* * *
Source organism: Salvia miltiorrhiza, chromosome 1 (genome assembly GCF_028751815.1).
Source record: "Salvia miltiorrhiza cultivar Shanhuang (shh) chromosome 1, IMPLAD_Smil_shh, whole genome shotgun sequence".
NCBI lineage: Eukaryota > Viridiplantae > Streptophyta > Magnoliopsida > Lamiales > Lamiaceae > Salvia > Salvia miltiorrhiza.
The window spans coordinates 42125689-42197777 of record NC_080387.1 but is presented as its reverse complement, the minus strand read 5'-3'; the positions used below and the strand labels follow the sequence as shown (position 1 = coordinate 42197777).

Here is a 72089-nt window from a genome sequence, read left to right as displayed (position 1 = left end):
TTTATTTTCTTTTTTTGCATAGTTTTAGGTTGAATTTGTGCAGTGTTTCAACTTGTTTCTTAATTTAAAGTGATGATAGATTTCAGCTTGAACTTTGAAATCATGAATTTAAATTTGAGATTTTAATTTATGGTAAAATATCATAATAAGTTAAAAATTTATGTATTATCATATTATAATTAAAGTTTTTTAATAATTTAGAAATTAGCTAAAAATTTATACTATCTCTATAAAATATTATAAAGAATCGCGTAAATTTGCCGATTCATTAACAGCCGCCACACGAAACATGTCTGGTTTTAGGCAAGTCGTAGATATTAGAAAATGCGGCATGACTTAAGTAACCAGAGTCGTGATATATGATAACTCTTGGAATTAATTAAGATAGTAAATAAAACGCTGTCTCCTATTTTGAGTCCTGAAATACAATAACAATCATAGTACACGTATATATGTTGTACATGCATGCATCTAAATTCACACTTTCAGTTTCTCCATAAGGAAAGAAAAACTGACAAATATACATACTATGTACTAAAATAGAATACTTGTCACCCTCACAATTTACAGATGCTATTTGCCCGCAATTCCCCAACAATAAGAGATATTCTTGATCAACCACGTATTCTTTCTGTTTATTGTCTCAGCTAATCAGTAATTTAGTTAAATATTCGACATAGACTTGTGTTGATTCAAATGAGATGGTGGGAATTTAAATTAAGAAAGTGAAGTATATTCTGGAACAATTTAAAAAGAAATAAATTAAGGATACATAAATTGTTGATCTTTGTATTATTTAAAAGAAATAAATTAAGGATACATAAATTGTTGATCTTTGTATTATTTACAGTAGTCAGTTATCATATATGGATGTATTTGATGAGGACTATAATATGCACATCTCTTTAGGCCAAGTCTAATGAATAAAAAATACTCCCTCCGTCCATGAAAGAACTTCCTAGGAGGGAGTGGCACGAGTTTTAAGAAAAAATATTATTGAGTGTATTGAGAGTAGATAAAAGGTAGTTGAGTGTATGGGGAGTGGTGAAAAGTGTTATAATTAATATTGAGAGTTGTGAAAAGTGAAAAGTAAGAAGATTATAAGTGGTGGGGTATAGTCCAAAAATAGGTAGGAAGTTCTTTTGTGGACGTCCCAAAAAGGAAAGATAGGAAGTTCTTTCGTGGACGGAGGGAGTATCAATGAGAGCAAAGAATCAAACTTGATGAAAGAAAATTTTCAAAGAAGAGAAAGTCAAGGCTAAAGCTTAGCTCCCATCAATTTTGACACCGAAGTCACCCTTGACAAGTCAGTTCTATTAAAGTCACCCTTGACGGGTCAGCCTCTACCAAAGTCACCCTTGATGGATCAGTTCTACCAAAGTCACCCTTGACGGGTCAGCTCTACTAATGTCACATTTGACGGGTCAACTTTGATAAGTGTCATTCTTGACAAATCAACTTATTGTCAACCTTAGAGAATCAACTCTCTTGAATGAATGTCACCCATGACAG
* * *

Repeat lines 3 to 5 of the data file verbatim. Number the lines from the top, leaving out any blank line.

NCBI lineage: Eukaryota > Viridiplantae > Streptophyta > Magnoliopsida > Lamiales > Lamiaceae > Salvia > Salvia miltiorrhiza.
The window spans coordinates 42125689-42197777 of record NC_080387.1 but is presented as its reverse complement, the minus strand read 5'-3'; the positions used below and the strand labels follow the sequence as shown (position 1 = coordinate 42197777).

Here is a 72089-nt window from a genome sequence, read left to right as displayed (position 1 = left end):